Where Was I?

...nor breath, nor motion, as idle as a painted ship upon a painted ocean. (The Rime of the Ancient Mariner, S.T Coleridge 1834 AND Iron Maiden 1984 :))

I didn’t play a good match this summer. To use a well-known football analogy, I had a great first half, but my game all but disappeared in the second half. Even though the game ended up as a draw and the overall result isn’t catastrophic, the team is disappointed and will have a more difficult job in the near future.

I started the summer by publishing the web page and setting up the blog. I continued with writing a few additional blog articles and creating the Instagram feed. In parallel, I cleaned up parts of my catalog and regularly photographs. I intended to continue building on that initial success during the whole summer, but it all slowly but surely stopped in the second half.

Since I started my own business, I have been spending summers with my family in a small village on the Croatian coast. It is an excellent opportunity for my daughter to experience a completely different environment than Brussels. In addition, I can enjoy being close to the sea and my roots and spend time with my parents, cousins, and childhood friends.

I kept working remotely during these summer months, as I cannot take two-month vacations yet. But regular work, mixed with the focus on broader family matters, in a Mediterranean environment where everything is open, and everyone is always welcome, left very little “quiet and alone” time. And I need these for any creative work.

For a while, I struggled to stick to my plan and made extra effort to find time for everything, but I gradually gave up. I realized I help no one if I nervously juggle ever-changing priorities and agendas.

Setbacks happen and are not necessarily caused by problems. Even good things like wanting to dedicate more time to your family can keep you away from your personal projects. In this case, I decided to be adaptable and not to spoil good times by being stressed about my initial plan not going as expected. After all, I wanted to make the photography project something I would enjoy for the whole creation process and not because I needed to deliver a project milestone by a particular date. So, I’ve put my photography project on standby and enjoyed the environment.

Of course, when you are passionate about something, like I am about photography, you don’t just push the standby button and forget about it. I often thought about photography and gathered ideas for my next steps. By the end of the summer, I was looking forward to returning to my Brussels base and my “business as usual,” as much as I love being in Croatia with family and friends.

So, I came back, and I immediately continued my photography project!?

Well… Not just yet.

My daughter started a new school year in a completely different school system. The previous one was a lovely, small, and straightforward local school. Now, she is in a large international school in a complex institution. We need to get used to an entirely new rhythm and are constantly bombarded with emails about things to do and prepare. All is going well, but it takes time and attention. In addition, months of absence introduce additional tasks that need immediate attention. So, getting into my usual rhythm proved more complex than I expected.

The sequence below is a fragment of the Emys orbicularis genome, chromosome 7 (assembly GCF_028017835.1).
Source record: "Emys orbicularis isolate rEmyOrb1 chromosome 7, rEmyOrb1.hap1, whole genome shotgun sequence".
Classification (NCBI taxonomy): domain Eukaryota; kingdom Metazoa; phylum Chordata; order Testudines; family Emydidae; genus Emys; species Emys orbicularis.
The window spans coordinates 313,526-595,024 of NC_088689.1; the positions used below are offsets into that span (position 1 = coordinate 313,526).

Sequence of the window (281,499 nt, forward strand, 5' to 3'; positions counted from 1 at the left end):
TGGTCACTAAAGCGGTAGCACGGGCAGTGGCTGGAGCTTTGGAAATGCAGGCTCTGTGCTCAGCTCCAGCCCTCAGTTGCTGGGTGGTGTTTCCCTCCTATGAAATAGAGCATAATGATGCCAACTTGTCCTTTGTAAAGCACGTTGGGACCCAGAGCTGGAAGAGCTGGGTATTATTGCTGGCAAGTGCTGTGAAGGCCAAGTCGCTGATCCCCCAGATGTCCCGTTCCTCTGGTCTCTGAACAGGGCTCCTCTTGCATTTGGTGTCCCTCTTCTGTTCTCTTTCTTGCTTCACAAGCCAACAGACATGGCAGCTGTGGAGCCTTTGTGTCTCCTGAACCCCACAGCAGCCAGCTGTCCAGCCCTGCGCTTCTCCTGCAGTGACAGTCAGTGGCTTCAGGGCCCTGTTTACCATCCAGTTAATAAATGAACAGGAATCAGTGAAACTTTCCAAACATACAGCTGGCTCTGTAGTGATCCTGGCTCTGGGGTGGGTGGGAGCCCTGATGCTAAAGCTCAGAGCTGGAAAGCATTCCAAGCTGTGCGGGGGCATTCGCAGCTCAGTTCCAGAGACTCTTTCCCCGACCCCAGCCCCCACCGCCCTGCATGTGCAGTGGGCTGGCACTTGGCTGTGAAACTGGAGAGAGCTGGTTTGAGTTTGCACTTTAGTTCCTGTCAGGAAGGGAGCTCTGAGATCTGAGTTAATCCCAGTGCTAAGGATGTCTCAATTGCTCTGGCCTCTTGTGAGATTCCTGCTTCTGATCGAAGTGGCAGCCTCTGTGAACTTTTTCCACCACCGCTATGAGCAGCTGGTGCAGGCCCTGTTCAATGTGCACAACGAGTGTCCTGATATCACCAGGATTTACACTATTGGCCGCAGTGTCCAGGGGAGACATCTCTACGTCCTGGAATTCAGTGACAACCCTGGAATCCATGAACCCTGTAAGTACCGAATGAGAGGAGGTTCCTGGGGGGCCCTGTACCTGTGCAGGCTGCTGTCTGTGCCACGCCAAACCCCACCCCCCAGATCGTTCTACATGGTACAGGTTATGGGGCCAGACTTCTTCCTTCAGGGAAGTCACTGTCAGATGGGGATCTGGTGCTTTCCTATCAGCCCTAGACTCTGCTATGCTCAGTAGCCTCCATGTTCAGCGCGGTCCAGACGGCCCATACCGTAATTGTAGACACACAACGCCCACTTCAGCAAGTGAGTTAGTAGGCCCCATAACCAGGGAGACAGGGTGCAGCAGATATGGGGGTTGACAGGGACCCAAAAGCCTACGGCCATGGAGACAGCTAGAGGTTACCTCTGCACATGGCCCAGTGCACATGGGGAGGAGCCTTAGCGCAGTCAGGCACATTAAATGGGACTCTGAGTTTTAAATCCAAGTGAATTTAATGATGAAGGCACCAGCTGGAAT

But I must admit there is more to it than additional workload. Another internal problem also plays a big part.

I lost my momentum. I often feel like I’m starting from scratch again. My system of habits that worked so well is gone, and I have to establish it all over again. I am slow. Much slower than before the summer. And, with that, doubts and decreased confidence quickly crept in.

It’s such a difference from a few months ago. Sometimes, I even find my own old photos to be better than what I currently can make. Crazy, I know, but that’s what a lost momentum sometimes looks like. And it is especially tough in the early phases.

Here’s an analogy that illustrates this perfectly. When you sail in a light wind, you should be careful not to completely stop the boat. In regattas, a mistake like that is very costly, and all you can usually do is watch other ships pass slowly by. It takes a long time to build speed and keep moving even when you eventually catch some wind.

There is no such problem in a stronger wind. Then, you have considerable momentum, so unintended brakes in concentration or random wind changes won’t stop you or require much time to re-accelerate to full speed.

It is exactly like that when you are well-established in an activity. The momentum carries you, and the impact of a pause is negligible. In my professional work, with decades of training and experience, I can be productive on the first day after a vacation. But photography, especially the publishing part, is different. I’m still learning, and the wind in my sails is weak, so a stopped boat will require effort to move and keep going again.

So what to do in such a case?

I guess there are no magic or complex formulas. You just persevere and find a way to grind through the slow and difficult period. Luckily, even if it feels that you have forgotten everything, you really didn’t. It is just a familiar feeling that comes after a period of inactivity. All we can do is acknowledge that feeling and keep pushing anyway. 

This article is the proof that I’m doing just that. I am recapturing my wind, moving slowly ahead, and hoping to reach my usual speed soon. I have developed a system that worked well before the summer break. It will work equally well again.

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